More and more online services are making money out of people's personal details. But while users are not generally reticent about putting a theoretical value on each type of information, many of them are uncomfortable about the monetisation process.

Users place a special value on their personal information when on the Internet. Researchers at the University of Columbia and at Telefonica Research carried out a survey among Spanish Internet users to assess their attitudes and feelings about companies capturing and monetising some of the personal details divulged when they use free online services - Google, Facebook, etc. The study, which was carried out over two months, involved installing a plugin in the Firefox browser. The plugin recorded the user’s actions – sites visited, frequency, activities, etc – and from time to time made a pop-up appear, asking how much the person would be willing to sell a given piece of information to a company for, depending on the context. One example used was photos on Facebook.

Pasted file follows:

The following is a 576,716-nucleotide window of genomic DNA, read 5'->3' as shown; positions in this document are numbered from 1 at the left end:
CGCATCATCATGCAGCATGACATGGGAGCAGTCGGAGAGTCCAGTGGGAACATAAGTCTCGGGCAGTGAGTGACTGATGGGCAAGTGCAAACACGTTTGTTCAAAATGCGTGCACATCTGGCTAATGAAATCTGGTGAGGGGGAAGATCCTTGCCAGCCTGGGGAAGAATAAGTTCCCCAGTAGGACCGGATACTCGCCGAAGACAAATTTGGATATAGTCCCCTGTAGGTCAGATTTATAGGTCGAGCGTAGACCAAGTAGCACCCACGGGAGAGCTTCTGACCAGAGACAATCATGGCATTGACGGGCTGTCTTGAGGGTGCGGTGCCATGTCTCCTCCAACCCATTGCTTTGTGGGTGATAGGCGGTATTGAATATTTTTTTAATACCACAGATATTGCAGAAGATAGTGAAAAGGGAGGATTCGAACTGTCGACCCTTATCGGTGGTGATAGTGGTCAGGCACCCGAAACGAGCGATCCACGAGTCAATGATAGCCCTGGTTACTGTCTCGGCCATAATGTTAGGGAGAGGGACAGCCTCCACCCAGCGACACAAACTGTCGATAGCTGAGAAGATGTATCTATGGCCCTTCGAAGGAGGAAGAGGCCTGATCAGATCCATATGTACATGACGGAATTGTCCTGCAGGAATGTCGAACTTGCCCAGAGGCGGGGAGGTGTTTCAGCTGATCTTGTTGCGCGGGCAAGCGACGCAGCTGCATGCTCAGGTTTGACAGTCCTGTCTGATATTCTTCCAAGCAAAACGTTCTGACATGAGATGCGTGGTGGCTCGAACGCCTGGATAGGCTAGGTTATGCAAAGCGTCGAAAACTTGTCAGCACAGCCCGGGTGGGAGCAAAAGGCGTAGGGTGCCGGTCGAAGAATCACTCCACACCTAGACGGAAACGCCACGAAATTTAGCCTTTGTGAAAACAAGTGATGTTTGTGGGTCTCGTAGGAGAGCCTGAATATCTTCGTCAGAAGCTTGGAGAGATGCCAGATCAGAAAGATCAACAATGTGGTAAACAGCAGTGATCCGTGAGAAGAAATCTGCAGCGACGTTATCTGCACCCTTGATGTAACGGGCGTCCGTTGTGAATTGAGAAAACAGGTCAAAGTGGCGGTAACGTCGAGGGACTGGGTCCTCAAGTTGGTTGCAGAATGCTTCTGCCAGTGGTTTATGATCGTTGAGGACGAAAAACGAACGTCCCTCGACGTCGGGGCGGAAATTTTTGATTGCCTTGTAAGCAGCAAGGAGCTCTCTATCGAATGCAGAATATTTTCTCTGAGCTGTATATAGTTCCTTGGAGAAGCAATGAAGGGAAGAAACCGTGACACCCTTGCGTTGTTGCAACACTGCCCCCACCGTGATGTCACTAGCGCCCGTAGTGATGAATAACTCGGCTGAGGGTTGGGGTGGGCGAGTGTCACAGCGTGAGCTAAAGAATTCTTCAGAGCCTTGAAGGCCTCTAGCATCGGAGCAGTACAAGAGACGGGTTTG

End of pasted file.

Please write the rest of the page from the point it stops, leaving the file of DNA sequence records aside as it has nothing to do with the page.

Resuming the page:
Clued-up, but reluctant to sell data

Along with the pop-up, more general questions were posted to find out how much users knew about data privacy on the Internet. Unsurprisingly, the researchers discovered that Internet users wanted over three times as much money for handing over information on their actual identity - age, sex, address, financial situation – as for information linked to sites they liked to visit. They were asking on average €25 for personal details compared with €7 for activity data. They also put a higher value on information regarding their social interactions or financial transactions than on their online shopping or search activities. However, while users appear well aware that most free online service sites are busy capturing their personal data, they are in general extremely uncomfortable with the idea of it being monetised.

Poor understanding of the ecosystem of online free services

In fact the users surveyed would generally prefer information captured by the websites they browse on a day-to-day basis to be used to improve online services. The researchers point out that this mindset reveals a poor understanding among Internet surfers of the way these services work. It seems that most users haven’t realized that Google, Facebook and their fellow providers incur substantial costs to maintain their data-centres, rent bandwidth and so on.